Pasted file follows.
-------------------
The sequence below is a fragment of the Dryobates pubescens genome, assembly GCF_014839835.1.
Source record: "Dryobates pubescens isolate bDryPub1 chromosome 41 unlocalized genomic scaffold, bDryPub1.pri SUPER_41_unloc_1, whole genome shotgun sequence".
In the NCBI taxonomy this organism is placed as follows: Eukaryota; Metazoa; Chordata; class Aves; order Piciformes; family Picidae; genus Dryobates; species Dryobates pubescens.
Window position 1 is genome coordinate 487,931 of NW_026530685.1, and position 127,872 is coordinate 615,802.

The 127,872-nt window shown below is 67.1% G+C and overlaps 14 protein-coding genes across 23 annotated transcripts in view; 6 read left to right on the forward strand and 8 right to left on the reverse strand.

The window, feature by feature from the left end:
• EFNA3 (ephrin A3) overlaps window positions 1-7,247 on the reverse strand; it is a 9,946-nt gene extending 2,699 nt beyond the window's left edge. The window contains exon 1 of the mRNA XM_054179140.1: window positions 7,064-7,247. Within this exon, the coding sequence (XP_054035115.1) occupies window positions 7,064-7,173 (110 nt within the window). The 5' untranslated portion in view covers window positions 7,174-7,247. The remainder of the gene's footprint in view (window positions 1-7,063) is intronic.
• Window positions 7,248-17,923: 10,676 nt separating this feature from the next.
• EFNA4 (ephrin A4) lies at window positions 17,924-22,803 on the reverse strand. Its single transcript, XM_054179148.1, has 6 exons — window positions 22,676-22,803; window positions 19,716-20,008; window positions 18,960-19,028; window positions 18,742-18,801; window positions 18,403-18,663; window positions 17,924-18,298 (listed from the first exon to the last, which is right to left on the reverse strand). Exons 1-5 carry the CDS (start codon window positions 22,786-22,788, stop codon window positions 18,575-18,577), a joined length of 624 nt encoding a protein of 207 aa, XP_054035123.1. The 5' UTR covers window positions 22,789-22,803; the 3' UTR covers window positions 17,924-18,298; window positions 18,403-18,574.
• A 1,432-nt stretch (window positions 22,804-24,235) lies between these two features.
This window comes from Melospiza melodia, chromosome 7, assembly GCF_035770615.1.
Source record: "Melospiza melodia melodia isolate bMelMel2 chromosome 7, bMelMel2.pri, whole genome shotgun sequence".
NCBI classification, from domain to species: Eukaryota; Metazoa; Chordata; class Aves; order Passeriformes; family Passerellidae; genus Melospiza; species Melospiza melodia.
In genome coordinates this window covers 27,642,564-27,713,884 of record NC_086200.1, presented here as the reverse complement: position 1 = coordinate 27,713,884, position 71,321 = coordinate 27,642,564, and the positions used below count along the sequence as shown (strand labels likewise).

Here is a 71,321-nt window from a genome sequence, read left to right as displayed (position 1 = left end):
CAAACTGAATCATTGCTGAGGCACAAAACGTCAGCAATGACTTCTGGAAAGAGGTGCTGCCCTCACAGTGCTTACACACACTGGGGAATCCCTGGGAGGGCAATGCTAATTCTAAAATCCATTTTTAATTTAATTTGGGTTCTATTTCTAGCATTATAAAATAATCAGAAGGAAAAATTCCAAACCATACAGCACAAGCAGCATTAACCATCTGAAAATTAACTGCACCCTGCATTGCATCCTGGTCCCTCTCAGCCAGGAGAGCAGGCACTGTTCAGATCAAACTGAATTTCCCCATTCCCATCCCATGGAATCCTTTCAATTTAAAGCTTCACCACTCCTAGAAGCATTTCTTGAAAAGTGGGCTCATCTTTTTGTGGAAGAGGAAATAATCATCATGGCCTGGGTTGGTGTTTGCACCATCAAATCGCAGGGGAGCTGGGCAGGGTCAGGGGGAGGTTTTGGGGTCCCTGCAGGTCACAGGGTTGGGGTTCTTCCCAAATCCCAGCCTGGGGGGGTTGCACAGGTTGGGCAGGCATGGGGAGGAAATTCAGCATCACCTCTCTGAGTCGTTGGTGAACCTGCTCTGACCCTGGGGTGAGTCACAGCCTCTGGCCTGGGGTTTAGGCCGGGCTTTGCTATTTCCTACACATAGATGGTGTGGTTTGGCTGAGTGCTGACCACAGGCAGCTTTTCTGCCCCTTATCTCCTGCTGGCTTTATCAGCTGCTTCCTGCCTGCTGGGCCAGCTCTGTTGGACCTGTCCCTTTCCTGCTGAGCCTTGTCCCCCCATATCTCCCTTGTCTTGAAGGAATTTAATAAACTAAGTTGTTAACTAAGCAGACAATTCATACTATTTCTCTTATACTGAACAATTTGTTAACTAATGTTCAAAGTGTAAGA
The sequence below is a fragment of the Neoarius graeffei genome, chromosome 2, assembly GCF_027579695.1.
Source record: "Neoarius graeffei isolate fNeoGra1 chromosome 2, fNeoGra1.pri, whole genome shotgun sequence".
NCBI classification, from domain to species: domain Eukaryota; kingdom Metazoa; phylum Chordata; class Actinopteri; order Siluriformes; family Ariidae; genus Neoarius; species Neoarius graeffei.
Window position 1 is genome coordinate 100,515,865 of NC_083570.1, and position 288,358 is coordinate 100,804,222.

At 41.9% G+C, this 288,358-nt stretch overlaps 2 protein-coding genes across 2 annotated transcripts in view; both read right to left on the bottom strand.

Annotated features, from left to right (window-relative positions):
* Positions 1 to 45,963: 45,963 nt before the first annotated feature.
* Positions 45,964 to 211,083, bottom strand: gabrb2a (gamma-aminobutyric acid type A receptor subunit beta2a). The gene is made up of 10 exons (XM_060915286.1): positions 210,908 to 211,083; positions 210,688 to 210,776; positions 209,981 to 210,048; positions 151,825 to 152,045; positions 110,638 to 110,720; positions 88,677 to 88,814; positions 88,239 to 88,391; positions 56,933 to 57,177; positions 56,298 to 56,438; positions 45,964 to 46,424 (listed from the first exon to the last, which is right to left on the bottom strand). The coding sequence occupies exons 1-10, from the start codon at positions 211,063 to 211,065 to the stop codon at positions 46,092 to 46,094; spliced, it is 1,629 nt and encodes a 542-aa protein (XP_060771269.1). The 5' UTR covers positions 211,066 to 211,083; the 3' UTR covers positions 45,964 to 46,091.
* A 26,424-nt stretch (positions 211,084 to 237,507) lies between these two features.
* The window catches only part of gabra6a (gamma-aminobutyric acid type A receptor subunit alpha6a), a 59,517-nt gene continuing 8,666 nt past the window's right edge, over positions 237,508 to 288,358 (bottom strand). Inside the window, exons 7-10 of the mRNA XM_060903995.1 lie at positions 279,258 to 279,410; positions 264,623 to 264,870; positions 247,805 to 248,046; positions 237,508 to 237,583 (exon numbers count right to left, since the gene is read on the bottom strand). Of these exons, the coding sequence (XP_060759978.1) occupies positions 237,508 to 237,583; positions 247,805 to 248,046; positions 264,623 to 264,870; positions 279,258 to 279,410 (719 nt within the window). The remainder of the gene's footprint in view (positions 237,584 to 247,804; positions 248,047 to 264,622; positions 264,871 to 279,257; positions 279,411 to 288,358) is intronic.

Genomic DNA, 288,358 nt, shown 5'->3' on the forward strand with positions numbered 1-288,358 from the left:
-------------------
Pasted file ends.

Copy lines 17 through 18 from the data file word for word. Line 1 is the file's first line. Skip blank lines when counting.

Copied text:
The sequence below is a fragment of the Neoarius graeffei genome, chromosome 2, assembly GCF_027579695.1.
Source record: "Neoarius graeffei isolate fNeoGra1 chromosome 2, fNeoGra1.pri, whole genome shotgun sequence".